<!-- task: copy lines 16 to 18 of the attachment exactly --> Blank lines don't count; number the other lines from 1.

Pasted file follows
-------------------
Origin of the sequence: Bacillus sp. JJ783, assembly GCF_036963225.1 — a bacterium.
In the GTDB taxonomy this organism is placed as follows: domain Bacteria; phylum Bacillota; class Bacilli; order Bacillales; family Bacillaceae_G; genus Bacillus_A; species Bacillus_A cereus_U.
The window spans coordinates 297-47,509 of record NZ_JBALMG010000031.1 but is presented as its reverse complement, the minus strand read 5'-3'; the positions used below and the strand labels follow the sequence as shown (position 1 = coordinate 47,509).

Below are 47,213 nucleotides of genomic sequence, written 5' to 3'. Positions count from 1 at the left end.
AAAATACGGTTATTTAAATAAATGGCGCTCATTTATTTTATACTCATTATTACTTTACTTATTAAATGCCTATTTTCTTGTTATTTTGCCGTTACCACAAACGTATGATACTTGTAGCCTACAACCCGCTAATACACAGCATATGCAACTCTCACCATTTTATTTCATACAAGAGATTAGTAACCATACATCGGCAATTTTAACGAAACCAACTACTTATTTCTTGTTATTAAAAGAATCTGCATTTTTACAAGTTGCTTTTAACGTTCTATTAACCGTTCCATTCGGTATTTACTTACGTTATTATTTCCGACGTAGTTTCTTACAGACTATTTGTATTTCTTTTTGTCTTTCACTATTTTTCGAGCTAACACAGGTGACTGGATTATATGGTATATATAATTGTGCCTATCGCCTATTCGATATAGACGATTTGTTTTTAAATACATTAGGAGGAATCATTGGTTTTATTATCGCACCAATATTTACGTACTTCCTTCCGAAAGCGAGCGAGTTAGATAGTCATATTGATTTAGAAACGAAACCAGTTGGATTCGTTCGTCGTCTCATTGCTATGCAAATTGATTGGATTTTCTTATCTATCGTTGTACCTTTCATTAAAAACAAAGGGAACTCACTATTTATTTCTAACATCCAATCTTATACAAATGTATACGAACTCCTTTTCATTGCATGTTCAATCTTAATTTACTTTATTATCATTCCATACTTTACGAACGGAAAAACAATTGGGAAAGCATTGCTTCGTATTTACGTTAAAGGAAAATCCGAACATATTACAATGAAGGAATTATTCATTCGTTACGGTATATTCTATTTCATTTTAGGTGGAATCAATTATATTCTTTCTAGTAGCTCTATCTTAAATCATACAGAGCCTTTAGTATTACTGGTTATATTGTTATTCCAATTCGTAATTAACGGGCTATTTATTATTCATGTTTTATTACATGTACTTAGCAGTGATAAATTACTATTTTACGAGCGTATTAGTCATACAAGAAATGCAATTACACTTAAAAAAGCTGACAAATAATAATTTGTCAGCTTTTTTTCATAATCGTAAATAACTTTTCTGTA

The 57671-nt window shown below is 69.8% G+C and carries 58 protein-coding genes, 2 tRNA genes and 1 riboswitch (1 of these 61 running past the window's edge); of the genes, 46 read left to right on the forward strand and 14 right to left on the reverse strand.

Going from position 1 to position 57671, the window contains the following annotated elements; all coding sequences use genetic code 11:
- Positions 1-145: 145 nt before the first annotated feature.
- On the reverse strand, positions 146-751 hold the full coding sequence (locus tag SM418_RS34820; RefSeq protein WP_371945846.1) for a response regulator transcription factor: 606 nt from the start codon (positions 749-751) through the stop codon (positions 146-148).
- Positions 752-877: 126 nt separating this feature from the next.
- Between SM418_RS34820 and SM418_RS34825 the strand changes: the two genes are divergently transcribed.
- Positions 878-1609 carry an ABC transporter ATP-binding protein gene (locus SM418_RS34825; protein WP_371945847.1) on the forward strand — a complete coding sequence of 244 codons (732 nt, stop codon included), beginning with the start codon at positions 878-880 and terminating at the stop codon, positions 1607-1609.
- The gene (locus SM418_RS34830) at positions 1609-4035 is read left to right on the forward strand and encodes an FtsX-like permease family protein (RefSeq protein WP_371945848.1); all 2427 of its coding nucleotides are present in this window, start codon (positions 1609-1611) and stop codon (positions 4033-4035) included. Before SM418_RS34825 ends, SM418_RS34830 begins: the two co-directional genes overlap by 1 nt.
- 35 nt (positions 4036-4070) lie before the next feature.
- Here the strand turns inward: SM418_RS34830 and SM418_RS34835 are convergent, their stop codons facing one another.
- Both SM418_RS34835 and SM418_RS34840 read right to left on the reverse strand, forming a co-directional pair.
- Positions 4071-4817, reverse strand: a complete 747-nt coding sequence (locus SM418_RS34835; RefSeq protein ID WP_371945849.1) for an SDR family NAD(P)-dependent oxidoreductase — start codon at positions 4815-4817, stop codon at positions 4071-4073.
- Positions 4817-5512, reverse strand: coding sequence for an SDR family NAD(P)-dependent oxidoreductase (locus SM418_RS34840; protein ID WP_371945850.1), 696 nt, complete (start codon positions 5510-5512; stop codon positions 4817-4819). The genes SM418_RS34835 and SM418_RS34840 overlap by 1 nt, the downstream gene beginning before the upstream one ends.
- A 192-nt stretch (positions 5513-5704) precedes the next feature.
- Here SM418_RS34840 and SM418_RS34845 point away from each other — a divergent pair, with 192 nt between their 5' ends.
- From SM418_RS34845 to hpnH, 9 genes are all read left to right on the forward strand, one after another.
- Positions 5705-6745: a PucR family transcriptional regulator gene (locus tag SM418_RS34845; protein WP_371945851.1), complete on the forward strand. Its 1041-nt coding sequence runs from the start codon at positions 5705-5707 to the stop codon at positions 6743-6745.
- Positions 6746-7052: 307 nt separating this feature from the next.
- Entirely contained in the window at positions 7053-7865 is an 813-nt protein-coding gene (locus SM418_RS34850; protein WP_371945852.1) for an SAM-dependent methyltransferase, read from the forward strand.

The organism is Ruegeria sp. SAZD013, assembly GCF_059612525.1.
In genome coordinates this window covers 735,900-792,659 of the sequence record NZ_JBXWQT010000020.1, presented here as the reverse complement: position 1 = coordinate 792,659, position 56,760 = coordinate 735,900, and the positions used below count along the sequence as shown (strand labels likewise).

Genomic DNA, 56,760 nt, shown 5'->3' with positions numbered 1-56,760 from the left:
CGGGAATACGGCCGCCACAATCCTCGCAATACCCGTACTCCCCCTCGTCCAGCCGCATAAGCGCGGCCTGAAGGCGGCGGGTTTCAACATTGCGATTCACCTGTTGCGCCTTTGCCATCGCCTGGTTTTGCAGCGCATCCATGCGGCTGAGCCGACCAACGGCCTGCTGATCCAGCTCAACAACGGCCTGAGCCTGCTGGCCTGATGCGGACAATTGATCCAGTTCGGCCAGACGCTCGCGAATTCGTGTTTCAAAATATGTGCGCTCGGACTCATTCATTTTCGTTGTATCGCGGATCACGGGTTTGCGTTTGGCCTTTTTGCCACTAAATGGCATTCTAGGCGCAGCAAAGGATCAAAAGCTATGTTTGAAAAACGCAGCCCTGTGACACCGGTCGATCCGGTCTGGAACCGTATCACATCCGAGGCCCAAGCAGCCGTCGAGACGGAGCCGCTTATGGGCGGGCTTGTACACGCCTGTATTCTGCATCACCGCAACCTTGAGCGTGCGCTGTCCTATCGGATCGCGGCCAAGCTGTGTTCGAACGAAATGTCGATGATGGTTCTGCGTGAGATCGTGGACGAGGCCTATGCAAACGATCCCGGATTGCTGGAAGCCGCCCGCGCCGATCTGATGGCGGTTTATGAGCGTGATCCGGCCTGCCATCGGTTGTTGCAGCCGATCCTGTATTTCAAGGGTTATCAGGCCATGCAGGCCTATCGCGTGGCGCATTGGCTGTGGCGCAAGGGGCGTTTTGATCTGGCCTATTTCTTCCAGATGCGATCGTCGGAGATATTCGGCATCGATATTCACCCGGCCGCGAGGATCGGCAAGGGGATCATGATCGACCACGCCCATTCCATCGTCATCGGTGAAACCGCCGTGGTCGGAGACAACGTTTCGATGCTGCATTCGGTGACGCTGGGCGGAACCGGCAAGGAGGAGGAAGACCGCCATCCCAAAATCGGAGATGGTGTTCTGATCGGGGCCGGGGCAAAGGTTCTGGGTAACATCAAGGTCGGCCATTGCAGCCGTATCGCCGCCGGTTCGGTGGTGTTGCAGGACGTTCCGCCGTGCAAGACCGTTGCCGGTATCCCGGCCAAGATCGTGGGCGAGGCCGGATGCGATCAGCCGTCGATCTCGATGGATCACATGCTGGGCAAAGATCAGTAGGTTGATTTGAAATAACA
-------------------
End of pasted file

- Both SM418_RS34835 and SM418_RS34840 read right to left on the reverse strand, forming a co-directional pair.
- Positions 4071-4817, reverse strand: a complete 747-nt coding sequence (locus SM418_RS34835; RefSeq protein ID WP_371945849.1) for an SDR family NAD(P)-dependent oxidoreductase — start codon at positions 4815-4817, stop codon at positions 4071-4073.
- Positions 4817-5512, reverse strand: coding sequence for an SDR family NAD(P)-dependent oxidoreductase (locus SM418_RS34840; protein ID WP_371945850.1), 696 nt, complete (start codon positions 5510-5512; stop codon positions 4817-4819). The genes SM418_RS34835 and SM418_RS34840 overlap by 1 nt, the downstream gene beginning before the upstream one ends.